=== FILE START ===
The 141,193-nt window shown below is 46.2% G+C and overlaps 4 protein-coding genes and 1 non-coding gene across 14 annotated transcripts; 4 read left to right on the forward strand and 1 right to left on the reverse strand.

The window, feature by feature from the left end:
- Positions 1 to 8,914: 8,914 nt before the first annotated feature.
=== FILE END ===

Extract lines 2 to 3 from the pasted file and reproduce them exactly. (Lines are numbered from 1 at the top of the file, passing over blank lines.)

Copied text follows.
The window, feature by feature from the left end:
- Positions 1 to 8,914: 8,914 nt before the first annotated feature.